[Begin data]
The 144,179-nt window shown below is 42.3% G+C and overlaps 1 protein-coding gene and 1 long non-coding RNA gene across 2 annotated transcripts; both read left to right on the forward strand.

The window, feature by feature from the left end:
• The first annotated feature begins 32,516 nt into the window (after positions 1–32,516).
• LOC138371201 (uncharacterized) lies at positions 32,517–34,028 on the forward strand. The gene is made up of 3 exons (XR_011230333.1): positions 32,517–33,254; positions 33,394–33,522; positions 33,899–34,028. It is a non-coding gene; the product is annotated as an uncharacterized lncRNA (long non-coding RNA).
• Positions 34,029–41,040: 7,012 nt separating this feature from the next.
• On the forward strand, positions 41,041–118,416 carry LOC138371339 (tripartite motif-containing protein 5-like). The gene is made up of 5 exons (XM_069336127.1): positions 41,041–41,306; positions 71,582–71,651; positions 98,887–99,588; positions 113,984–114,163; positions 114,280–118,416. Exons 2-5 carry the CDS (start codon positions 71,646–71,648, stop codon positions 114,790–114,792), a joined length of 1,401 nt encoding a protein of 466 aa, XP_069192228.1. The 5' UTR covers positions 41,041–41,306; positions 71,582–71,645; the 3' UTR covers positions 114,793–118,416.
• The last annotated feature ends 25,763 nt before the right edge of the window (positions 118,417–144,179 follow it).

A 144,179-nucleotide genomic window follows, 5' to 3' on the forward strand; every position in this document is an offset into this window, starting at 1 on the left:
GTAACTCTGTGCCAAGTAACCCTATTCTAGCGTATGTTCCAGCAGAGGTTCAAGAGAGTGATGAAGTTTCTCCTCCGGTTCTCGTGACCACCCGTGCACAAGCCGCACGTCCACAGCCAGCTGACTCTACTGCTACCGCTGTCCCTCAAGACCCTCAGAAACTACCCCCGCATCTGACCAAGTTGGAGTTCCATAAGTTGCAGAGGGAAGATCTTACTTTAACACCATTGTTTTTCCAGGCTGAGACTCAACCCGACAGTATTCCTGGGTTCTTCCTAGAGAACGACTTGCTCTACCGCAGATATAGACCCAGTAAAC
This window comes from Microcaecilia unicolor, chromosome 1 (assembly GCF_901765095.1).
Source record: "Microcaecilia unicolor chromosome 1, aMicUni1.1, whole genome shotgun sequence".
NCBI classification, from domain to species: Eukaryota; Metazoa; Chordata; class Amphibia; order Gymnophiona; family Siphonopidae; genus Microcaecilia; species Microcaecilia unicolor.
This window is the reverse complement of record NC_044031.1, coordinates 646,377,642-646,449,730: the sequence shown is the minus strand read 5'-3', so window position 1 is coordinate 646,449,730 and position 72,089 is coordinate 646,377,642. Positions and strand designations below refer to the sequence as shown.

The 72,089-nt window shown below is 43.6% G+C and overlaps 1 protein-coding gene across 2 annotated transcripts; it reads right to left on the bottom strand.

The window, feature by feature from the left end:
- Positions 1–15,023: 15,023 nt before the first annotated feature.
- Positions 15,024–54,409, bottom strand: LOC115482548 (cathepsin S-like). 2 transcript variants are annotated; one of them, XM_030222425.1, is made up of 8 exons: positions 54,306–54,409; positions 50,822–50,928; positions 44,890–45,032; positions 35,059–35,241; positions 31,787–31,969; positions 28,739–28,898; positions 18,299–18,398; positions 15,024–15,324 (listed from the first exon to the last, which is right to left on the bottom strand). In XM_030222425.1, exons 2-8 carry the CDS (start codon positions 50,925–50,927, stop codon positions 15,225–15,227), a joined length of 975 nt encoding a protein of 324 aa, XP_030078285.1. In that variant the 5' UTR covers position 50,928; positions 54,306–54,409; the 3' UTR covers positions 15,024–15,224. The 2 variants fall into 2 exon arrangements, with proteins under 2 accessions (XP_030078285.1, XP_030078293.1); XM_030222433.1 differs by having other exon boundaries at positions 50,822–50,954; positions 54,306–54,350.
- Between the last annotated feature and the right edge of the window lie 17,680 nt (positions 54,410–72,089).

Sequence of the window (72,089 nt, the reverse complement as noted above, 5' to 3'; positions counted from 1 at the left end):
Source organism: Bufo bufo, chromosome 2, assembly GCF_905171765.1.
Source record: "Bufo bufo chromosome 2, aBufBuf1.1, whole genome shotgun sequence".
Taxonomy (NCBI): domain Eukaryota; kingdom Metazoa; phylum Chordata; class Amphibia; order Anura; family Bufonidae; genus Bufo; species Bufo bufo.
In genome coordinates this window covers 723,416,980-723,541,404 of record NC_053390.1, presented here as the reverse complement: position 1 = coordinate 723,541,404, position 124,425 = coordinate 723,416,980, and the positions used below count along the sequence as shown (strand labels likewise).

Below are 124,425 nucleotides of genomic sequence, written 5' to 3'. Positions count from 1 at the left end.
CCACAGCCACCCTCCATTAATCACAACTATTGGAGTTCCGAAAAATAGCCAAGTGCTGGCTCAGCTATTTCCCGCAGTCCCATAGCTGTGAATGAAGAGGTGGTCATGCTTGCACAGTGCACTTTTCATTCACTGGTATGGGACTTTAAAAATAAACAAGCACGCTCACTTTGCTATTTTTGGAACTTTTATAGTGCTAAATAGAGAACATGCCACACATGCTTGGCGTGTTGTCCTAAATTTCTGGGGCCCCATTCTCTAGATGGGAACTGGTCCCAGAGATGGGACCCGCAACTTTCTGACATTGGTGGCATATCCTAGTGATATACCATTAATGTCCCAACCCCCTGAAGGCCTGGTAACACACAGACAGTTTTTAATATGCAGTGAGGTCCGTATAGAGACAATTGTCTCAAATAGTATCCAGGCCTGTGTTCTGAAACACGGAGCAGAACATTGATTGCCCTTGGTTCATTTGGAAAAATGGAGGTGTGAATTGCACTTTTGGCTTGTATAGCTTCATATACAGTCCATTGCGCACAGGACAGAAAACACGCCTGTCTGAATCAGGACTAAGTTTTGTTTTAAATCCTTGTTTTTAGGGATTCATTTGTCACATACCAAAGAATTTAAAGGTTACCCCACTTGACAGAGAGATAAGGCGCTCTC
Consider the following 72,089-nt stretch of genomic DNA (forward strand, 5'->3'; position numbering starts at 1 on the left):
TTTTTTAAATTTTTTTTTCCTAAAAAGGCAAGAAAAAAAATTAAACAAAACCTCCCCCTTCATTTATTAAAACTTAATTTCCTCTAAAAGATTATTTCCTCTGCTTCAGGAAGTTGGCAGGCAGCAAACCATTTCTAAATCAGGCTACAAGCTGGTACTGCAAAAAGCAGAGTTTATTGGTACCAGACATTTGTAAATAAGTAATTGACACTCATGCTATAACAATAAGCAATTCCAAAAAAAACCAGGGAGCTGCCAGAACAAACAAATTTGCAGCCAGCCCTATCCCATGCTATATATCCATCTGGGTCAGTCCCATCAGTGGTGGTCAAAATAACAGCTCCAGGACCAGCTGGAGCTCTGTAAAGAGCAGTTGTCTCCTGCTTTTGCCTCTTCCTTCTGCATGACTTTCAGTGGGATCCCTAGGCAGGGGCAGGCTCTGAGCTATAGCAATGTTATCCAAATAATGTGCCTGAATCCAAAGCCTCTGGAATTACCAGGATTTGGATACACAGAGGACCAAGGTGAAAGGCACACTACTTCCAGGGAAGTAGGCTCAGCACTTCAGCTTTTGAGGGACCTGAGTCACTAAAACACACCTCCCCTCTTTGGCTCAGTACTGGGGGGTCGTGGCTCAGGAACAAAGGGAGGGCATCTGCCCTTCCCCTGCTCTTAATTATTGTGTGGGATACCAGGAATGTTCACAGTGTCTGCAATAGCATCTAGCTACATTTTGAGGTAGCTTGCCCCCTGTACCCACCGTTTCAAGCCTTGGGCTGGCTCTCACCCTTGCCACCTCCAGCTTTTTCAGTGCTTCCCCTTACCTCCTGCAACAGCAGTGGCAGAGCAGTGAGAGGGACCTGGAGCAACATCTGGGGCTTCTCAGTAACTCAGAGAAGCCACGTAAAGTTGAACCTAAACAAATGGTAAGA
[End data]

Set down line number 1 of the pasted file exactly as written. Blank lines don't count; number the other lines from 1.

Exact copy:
The 144,179-nt window shown below is 42.3% G+C and overlaps 1 protein-coding gene and 1 long non-coding RNA gene across 2 annotated transcripts; both read left to right on the forward strand.